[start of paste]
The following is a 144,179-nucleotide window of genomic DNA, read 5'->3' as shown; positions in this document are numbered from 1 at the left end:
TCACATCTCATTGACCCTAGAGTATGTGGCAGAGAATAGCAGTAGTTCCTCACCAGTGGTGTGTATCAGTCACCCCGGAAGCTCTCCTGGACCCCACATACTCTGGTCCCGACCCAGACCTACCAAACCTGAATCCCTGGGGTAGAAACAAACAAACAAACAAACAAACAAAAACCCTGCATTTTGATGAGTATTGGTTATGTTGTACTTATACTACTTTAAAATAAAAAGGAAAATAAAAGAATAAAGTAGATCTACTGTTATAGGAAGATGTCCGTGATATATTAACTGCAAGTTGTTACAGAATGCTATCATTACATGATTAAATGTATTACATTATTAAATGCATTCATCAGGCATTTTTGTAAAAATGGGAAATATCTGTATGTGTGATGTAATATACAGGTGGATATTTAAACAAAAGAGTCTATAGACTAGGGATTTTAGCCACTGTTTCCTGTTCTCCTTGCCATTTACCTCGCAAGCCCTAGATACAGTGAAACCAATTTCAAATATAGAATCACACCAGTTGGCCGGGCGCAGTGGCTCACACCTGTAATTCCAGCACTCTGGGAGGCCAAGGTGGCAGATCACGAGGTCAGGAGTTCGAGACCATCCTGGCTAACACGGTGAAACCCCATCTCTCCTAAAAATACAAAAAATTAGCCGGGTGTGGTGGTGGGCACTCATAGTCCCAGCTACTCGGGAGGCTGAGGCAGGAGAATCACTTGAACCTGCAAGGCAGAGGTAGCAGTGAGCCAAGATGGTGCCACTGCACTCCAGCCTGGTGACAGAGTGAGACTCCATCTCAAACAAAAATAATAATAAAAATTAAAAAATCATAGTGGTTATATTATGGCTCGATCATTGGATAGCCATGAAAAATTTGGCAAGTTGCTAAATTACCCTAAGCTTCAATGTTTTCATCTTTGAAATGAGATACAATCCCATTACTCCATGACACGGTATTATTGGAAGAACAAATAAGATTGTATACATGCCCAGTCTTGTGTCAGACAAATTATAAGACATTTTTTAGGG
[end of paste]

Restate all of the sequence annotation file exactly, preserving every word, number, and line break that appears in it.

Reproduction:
The following is a 144,179-nucleotide window of genomic DNA, read 5'->3' as shown; positions in this document are numbered from 1 at the left end:
TCACATCTCATTGACCCTAGAGTATGTGGCAGAGAATAGCAGTAGTTCCTCACCAGTGGTGTGTATCAGTCACCCCGGAAGCTCTCCTGGACCCCACATACTCTGGTCCCGACCCAGACCTACCAAACCTGAATCCCTGGGGTAGAAACAAACAAACAAACAAACAAACAAAAACCCTGCATTTTGATGAGTATTGGTTATGTTGTACTTATACTACTTTAAAATAAAAAGGAAAATAAAAGAATAAAGTAGATCTACTGTTATAGGAAGATGTCCGTGATATATTAACTGCAAGTTGTTACAGAATGCTATCATTACATGATTAAATGTATTACATTATTAAATGCATTCATCAGGCATTTTTGTAAAAATGGGAAATATCTGTATGTGTGATGTAATATACAGGTGGATATTTAAACAAAAGAGTCTATAGACTAGGGATTTTAGCCACTGTTTCCTGTTCTCCTTGCCATTTACCTCGCAAGCCCTAGATACAGTGAAACCAATTTCAAATATAGAATCACACCAGTTGGCCGGGCGCAGTGGCTCACACCTGTAATTCCAGCACTCTGGGAGGCCAAGGTGGCAGATCACGAGGTCAGGAGTTCGAGACCATCCTGGCTAACACGGTGAAACCCCATCTCTCCTAAAAATACAAAAAATTAGCCGGGTGTGGTGGTGGGCACTCATAGTCCCAGCTACTCGGGAGGCTGAGGCAGGAGAATCACTTGAACCTGCAAGGCAGAGGTAGCAGTGAGCCAAGATGGTGCCACTGCACTCCAGCCTGGTGACAGAGTGAGACTCCATCTCAAACAAAAATAATAATAAAAATTAAAAAATCATAGTGGTTATATTATGGCTCGATCATTGGATAGCCATGAAAAATTTGGCAAGTTGCTAAATTACCCTAAGCTTCAATGTTTTCATCTTTGAAATGAGATACAATCCCATTACTCCATGACACGGTATTATTGGAAGAACAAATAAGATTGTATACATGCCCAGTCTTGTGTCAGACAAATTATAAGACATTTTTTAGGG